Fearfully and Wonderfully Made | UMC YoungPeople
Connecting young people and their adult leaders to God, the church, and the world
November 2014

Fearfully and Wonderfully Made

By: Katherine Harris

“I praise you because I am fearfully and wonderfully made; your works are wonderful, I know that full well.” – Psalm 139:14 (NIV)

God made the universe, and saw that it was good. God made the earth and everything on it, and saw that it was good. God made humankind, and saw that His creation was good.

Woman looked in the mirror, and saw that it was not good.

A Dove-commissioned study on women’s views of beauty and self-esteem found that only 11% of girls surveyed globally felt comfortable calling themselves beautiful. In adult women, that number drops to a staggering 4%. Four percent.

The phrase “fearfully and wonderfully made” is one that most of us are familiar with. The same phrase is worded in the Common English Bible as follows:

“I give thanks to you that I was marvelously set apart.”

Marvelously set apart. Fearfully and wonderfully made. You do know that God is talking about you, right?

Women often receive conflicting messages about our bodies from both the church and secular culture, and they are equally negative. The church sometimes teaches, implicitly or explicitly, that our bodies are shameful, that the human form (particularly the female form) is fundamentally displeasing to God.

(Full disclosure: I grew up in a very conservative denomination and only found my way to the Methodist church in college, so my religious upbringing was culturally quite different from my current church.)

On the flip side, secular media tell us that our bodies are objects, and are treated as such. Sex sells; the more skin, the better. But rather than being empowering, this message is damaging too. While exalting the body and physical beauty, the media simultaneously tells us that our bodies are not good enough. Too fat. Too skinny. Wrong skin color. Wrong hair type. Too much, too little—everything seems to be in excess or famine.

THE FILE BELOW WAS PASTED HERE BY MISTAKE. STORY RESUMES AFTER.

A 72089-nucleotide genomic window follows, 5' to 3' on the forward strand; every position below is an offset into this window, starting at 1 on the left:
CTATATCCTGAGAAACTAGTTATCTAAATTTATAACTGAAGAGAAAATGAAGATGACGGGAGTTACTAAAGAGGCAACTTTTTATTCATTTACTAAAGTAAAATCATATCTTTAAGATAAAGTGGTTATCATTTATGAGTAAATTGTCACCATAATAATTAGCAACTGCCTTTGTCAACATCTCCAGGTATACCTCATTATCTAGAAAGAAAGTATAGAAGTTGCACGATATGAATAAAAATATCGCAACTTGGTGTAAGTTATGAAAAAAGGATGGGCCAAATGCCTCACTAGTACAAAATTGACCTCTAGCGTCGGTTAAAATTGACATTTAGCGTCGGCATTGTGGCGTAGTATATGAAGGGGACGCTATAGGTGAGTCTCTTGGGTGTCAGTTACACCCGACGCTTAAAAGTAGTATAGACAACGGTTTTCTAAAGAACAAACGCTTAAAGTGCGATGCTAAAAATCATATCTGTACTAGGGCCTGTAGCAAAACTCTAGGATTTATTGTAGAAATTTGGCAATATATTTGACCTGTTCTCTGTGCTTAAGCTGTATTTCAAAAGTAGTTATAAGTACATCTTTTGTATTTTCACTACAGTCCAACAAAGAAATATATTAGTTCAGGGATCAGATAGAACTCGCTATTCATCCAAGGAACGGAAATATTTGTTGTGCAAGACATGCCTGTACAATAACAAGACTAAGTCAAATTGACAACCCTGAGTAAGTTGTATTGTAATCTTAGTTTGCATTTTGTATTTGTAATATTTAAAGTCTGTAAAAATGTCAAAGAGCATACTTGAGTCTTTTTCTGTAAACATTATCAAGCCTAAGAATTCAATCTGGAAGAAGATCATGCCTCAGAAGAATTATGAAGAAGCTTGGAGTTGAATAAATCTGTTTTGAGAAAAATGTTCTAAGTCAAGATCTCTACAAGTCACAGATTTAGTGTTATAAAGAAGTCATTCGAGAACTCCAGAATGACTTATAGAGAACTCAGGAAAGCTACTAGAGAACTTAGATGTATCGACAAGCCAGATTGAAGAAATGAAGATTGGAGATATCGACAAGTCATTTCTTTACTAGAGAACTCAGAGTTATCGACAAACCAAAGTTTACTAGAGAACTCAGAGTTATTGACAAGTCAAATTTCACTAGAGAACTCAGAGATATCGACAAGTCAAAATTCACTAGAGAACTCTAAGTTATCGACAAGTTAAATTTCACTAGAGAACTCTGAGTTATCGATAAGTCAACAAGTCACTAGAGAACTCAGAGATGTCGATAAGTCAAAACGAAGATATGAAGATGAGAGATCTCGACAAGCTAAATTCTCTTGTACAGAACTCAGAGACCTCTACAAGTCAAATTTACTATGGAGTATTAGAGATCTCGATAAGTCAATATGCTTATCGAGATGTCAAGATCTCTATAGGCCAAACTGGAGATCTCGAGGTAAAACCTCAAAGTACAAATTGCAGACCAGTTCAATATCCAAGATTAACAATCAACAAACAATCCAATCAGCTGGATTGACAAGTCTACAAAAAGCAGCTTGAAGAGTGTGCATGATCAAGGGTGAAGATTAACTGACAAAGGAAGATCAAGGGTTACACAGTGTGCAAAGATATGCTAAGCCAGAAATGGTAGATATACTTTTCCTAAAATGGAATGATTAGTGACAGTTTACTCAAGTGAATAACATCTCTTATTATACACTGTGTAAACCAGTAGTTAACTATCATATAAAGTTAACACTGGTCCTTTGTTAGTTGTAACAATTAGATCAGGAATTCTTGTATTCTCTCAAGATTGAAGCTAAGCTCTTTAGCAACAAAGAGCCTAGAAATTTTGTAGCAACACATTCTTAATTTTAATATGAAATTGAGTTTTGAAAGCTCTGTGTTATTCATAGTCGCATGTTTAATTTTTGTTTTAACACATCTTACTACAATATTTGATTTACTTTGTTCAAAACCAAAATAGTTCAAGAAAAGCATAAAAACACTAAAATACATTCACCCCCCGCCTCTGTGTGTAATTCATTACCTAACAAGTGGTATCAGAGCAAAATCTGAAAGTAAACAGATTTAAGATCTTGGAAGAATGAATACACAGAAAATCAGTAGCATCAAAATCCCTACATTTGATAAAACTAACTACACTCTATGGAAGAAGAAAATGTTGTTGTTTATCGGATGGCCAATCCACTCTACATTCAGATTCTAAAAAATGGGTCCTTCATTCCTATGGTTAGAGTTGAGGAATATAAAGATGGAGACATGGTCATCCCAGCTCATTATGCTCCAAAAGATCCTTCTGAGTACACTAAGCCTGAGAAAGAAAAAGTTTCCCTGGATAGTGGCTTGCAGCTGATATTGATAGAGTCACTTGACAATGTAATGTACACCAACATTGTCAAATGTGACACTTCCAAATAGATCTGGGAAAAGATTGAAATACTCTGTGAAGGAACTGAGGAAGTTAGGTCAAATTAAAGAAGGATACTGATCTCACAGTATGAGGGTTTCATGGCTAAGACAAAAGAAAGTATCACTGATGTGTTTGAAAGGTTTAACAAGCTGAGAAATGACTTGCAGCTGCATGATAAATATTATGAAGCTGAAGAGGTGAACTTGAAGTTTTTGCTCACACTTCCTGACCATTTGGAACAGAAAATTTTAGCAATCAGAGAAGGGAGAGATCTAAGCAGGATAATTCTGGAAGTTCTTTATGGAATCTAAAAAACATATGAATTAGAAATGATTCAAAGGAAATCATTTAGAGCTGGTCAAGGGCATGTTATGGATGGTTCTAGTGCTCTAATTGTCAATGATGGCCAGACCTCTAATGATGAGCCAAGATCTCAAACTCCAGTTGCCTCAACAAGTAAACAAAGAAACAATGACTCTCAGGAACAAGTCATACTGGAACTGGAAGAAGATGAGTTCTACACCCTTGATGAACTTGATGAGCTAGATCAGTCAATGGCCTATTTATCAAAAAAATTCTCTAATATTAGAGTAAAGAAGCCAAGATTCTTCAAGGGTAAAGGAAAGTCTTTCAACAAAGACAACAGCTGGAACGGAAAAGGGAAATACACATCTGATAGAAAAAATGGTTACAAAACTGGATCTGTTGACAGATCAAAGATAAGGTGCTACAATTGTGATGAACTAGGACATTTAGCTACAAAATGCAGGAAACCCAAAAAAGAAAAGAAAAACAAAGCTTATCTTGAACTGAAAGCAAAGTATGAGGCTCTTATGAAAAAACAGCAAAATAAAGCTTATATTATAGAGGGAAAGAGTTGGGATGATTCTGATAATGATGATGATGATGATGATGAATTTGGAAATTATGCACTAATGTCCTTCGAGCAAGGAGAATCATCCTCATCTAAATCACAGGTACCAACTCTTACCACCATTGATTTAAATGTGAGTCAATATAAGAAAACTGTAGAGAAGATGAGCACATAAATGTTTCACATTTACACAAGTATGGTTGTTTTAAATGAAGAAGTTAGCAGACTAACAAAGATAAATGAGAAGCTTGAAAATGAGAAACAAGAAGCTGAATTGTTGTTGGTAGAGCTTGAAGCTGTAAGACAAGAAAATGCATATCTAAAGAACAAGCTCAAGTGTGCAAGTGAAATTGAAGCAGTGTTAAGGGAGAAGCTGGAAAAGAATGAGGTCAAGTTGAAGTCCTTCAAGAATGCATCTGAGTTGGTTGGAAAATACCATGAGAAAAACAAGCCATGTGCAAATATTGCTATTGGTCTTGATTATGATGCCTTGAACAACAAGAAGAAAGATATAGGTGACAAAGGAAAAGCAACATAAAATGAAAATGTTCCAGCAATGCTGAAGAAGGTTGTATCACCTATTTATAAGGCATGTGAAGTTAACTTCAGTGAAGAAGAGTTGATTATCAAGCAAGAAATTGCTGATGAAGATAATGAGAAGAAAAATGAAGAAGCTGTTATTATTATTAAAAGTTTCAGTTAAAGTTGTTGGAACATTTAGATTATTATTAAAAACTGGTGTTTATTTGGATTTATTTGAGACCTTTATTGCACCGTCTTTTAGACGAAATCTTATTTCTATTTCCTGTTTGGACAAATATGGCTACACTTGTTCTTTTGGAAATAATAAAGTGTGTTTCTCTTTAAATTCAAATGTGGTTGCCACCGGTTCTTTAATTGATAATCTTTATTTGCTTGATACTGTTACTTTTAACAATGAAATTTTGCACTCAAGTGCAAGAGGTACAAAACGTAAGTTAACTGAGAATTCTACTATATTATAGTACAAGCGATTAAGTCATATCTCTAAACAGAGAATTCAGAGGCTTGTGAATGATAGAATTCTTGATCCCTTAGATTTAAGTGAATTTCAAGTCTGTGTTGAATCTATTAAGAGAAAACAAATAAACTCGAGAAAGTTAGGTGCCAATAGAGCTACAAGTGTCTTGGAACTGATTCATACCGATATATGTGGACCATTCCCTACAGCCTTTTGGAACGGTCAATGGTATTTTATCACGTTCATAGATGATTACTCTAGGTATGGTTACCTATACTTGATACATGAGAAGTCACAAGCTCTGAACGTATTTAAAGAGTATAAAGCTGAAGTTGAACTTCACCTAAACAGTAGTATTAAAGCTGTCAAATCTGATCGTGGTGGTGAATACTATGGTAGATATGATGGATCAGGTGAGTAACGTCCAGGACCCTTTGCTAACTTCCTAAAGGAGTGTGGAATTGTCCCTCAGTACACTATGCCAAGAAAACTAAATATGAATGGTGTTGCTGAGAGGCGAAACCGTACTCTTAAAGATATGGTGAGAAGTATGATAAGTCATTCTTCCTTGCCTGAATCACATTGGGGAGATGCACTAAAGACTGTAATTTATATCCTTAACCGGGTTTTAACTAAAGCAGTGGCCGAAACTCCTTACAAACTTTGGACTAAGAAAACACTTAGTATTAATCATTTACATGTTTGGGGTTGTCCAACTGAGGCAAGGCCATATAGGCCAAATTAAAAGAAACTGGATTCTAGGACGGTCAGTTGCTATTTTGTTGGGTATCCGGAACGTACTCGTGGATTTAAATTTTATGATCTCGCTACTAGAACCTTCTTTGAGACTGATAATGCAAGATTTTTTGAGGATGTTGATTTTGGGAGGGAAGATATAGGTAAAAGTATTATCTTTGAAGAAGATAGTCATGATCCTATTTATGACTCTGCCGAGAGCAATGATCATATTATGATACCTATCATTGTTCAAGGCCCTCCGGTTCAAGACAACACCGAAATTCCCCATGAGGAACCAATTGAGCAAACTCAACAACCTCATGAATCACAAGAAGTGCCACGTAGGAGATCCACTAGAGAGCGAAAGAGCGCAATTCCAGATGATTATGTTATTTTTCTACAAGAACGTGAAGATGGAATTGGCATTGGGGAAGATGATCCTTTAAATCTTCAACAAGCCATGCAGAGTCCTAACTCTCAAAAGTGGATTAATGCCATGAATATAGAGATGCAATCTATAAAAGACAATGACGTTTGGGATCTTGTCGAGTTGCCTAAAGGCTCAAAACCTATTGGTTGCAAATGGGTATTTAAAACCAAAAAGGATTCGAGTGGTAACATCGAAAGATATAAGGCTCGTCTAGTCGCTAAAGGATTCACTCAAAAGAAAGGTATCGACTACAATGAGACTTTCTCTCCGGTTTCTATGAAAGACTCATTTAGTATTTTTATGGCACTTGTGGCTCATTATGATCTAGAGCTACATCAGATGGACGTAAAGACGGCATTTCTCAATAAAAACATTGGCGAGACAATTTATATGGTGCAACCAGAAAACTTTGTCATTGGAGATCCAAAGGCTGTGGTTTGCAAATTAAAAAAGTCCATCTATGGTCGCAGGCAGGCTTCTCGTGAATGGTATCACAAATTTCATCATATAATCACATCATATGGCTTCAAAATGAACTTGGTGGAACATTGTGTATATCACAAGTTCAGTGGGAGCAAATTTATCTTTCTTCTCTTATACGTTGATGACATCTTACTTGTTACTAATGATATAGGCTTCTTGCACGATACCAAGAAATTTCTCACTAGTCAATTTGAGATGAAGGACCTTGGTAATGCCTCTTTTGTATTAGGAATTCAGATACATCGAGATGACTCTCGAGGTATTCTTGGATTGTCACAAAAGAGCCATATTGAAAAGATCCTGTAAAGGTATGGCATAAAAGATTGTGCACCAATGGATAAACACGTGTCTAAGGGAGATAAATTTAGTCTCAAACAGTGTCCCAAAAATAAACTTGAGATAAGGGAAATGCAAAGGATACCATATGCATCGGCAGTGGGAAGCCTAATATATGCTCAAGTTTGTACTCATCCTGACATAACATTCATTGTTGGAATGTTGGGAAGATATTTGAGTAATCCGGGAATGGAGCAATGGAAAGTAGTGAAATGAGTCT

Neither of these messages—the shaming of fundamentalism or the hypersexualized consumer culture—are healthy, or true. Your body is not an evil thing, nor is it a thing at all—it is the physical home of your soul, formed by the Creator who made all bodies, and saw that they were all good. Every single one. No exceptions.

How differently would we treat ourselves if we kept that truth in mind? How much kinder would we be to ourselves, how much more would we love the skin we’re in, if we continually embraced our identity as God’s beautiful, unique creation?

Learning to love your body is not easy, especially when you are bombarded with messages telling you that it is inherently flawed. But it is possible, and we come one step closer every day that we make the conscious decision to smile at the mirror, treat ourselves kindly, and remember this: God made all of us—all shapes, heights, weights, colors, and abilities—each as wonderful and set apart as the next.

You are marvelous. God said so.

Discussion Questions: Do you think you’re beautiful? Why do you think we are often so much more critical of our own bodies than we are of other people’s? How do you think God wants you to view your body? What steps can you take in your daily life to help improve the way you see yourself?

See more devotions from Katherine and our other Young Adult writers, or find our how you can become a writer yourself at our By Young Adults for Young Adults devotion page.